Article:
Here is a quick, high level look at what is happening online in China.
1. Internet Penetration
While the numbers are already staggering for internet usage in China, the numbers continue to grow. For reference, below is where China was in 2015 compared to 2017.
- 2015: 564 million residents had internet access. This represented 42% of the population at the time. 420 million of these people had access via mobile device.
- 2017: 731 million residents access the internet. This represents 53% of the population. 95% of whom access the internet via mobile device.
2. Top Search Engines
The number one search engine by a large margin is still Baidu at 76% of the market share. Almost all sites listed on Baidu are in Chinese. This gives users of this browser a high expectation that they will be able to find sites in their native language. If you want to use Baidu to reach the market in China you should have a Chinese language website.
The other leading search engines are much smaller players in China:
- Shenma: 9%
- 360 Search: 8%
- Sogou: 3%
- Google: 2%
3. China’s Great Firewall Tightening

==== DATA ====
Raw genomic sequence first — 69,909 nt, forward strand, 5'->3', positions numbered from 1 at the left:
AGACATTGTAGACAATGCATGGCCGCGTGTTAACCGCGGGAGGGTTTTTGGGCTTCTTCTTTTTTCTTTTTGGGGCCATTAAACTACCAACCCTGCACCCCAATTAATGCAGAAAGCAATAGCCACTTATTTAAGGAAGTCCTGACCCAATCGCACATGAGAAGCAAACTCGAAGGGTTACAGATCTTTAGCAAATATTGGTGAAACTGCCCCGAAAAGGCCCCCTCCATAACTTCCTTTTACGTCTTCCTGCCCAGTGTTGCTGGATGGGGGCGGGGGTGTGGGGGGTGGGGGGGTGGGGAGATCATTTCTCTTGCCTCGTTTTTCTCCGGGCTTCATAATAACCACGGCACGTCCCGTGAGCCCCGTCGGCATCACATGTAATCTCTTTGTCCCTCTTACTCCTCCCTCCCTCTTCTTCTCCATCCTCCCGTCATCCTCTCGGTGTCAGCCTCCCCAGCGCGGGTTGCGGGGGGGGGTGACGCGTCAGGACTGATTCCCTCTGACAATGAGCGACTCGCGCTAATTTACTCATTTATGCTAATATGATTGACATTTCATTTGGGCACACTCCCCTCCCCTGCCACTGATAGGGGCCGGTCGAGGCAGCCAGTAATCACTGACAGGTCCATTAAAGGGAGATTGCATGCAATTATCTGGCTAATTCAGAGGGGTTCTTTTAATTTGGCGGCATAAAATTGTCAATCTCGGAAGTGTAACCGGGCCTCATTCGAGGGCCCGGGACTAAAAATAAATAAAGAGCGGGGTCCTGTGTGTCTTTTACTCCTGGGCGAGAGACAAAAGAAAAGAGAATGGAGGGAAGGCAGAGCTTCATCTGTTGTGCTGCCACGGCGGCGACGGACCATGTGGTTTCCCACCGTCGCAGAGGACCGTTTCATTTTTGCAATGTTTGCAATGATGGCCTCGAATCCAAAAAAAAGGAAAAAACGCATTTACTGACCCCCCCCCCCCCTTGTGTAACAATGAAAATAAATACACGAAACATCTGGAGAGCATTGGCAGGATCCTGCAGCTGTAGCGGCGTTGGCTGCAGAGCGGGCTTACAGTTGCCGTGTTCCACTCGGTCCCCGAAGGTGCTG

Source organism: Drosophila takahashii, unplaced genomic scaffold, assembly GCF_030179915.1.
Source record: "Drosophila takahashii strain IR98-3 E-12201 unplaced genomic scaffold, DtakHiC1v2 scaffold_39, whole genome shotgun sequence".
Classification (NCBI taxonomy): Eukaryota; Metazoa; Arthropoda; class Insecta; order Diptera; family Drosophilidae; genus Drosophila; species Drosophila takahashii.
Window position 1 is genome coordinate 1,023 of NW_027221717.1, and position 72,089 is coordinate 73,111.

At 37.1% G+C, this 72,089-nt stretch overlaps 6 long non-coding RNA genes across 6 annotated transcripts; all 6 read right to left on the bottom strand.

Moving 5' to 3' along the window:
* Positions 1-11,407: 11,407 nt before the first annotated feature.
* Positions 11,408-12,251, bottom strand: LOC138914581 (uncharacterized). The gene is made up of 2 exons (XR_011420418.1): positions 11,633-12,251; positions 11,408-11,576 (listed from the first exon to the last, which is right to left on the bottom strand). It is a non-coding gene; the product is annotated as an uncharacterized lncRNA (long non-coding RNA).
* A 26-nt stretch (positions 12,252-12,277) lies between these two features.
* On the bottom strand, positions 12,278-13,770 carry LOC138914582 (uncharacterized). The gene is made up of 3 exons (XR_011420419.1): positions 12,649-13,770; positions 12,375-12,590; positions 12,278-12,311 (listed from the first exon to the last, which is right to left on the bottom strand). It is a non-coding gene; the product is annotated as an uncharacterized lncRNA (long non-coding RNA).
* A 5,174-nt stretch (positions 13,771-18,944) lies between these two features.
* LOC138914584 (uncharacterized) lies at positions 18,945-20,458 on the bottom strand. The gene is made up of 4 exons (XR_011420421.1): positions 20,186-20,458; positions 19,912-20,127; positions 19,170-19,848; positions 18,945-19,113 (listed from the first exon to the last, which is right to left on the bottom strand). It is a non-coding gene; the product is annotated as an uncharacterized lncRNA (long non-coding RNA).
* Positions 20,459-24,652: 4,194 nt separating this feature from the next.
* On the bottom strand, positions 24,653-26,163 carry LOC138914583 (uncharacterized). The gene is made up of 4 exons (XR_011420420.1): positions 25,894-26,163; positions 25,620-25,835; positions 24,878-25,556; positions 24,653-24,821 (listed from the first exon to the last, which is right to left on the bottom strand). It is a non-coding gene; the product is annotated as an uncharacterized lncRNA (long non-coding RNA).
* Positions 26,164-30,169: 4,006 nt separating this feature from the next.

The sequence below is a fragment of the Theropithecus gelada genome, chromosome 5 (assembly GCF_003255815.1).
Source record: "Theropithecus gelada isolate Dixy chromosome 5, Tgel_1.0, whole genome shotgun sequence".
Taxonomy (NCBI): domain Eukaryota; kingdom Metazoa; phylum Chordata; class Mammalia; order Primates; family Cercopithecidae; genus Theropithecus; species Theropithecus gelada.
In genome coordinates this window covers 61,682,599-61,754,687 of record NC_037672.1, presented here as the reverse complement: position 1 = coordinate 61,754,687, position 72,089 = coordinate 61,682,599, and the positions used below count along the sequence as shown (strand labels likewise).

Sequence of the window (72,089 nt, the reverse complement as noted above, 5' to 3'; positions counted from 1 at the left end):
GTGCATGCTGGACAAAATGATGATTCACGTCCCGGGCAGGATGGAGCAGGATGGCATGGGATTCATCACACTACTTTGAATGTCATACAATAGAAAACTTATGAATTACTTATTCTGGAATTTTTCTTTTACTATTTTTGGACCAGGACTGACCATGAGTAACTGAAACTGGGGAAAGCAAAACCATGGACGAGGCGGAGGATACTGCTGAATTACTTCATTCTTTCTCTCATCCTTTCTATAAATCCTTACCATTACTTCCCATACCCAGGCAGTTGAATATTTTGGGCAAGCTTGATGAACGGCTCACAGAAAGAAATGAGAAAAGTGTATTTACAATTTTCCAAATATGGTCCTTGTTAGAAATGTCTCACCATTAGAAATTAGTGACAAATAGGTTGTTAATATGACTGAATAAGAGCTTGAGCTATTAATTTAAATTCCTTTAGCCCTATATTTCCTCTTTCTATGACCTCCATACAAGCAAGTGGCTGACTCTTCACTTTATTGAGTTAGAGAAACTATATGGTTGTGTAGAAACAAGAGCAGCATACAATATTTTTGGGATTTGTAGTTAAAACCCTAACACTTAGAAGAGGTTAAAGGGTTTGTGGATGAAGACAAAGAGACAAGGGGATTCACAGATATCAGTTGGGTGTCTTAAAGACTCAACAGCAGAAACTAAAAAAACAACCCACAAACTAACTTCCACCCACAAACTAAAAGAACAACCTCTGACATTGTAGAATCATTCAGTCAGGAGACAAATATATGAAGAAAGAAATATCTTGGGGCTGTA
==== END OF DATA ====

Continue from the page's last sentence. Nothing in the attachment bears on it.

In 2017, China began tightening the ability of VPNs to evade the Great Firewall. The use of a VPN was always a known way around the Great Firewall. It was not a big secret, but allowed for some outside access. VPN’s were often used by companies in support of their business operations. However, now the government has decided to crack down on this solution to reach otherwise blocked sites.
4. Mobile Usage in China
eMarketer estimates that 75% of ecommerce in China happens on a mobile device.
5. Ecommerce in China
Cross-border ecommerce into China surpassed $100 billion by the end of 2017. This is up from $78 billion in 2016. Ecommerce within China is valued at over $1 trillion.
40% of global ecommerce spending happens in China. By 2020, it is expected that Chinese ecommerce will exceed the United States, Japan, Germany, France and the United Kingdom combined.
The leading ecommerce platforms in China are Alibaba/Tmall with approximately 56% market share and JD.com at nearly 25%. Alibaba connects buyers and sellers as a true marketplace, while JD.com maintains inventory and ships directly. Buyers seem to like the confidence of buying directly from JD.com.
China continues to grow at impressive rates for online usage and commerce. But, for all of the growth over the past 15+ years, almost half of the population are still not online. That represents a lot of room for growth to continue, especially for mobile.